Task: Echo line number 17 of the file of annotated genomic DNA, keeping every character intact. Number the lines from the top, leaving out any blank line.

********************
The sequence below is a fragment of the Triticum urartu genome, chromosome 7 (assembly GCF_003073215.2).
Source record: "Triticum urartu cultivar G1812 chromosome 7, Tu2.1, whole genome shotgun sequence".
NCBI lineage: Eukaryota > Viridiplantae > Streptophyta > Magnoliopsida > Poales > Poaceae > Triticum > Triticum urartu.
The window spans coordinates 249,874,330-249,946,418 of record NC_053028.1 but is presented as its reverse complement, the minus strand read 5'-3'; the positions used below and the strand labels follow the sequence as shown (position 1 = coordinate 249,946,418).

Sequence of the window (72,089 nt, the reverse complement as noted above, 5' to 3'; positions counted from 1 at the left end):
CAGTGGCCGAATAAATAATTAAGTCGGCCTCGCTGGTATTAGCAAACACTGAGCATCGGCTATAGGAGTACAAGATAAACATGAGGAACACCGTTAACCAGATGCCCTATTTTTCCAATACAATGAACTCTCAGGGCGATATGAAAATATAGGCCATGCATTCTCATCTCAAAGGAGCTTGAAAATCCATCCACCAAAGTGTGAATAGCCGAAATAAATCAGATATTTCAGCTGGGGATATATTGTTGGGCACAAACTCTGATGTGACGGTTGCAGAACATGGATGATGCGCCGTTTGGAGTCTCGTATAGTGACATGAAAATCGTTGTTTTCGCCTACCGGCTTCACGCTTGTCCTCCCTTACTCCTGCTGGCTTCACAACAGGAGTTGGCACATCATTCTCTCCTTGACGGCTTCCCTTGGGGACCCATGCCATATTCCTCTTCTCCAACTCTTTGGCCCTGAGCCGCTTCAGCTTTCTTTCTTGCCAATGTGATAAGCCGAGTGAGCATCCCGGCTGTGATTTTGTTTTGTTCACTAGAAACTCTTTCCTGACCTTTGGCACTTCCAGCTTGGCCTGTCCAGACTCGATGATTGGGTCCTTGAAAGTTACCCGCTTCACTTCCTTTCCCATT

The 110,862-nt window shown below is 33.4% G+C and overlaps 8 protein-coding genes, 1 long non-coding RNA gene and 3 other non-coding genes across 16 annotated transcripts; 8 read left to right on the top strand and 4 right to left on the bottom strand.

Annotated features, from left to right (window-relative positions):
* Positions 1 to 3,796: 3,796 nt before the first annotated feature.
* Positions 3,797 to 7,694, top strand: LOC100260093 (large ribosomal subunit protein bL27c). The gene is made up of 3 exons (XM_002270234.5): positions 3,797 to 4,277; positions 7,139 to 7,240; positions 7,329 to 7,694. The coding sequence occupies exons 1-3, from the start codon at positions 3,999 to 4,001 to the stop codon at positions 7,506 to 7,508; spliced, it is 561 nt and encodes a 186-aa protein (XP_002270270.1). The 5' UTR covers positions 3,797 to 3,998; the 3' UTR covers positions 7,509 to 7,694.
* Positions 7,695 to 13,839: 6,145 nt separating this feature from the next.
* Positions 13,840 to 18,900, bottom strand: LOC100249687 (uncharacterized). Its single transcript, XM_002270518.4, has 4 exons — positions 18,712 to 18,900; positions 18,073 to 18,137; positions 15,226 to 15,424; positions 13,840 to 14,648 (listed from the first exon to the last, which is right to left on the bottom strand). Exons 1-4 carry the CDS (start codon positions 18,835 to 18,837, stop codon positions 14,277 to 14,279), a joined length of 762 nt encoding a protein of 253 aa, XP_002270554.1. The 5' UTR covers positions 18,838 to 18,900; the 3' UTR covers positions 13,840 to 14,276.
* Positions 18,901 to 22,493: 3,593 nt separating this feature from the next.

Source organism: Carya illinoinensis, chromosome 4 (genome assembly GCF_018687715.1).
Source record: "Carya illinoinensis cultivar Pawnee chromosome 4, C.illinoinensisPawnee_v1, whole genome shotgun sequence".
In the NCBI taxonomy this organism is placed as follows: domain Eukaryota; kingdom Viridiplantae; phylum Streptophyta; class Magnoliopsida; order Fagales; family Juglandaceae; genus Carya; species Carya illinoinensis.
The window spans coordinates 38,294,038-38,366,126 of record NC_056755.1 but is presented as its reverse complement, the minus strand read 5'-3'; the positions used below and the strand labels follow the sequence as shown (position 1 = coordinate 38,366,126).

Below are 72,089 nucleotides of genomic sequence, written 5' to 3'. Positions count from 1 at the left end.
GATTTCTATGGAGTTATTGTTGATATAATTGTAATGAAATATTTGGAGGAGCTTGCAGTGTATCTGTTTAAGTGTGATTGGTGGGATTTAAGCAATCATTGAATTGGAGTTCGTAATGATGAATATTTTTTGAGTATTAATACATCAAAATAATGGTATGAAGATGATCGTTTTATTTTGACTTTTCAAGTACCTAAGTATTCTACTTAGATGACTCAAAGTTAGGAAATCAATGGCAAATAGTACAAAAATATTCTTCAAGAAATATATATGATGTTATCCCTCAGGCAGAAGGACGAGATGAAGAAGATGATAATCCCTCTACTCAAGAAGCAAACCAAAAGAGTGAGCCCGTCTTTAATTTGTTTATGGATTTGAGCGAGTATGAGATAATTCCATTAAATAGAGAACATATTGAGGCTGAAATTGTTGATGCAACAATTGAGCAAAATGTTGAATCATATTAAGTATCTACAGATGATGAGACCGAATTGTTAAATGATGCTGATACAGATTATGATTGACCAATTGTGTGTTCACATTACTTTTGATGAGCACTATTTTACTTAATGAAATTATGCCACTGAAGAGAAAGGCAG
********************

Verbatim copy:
The window spans coordinates 38,294,038-38,366,126 of record NC_056755.1 but is presented as its reverse complement, the minus strand read 5'-3'; the positions used below and the strand labels follow the sequence as shown (position 1 = coordinate 38,366,126).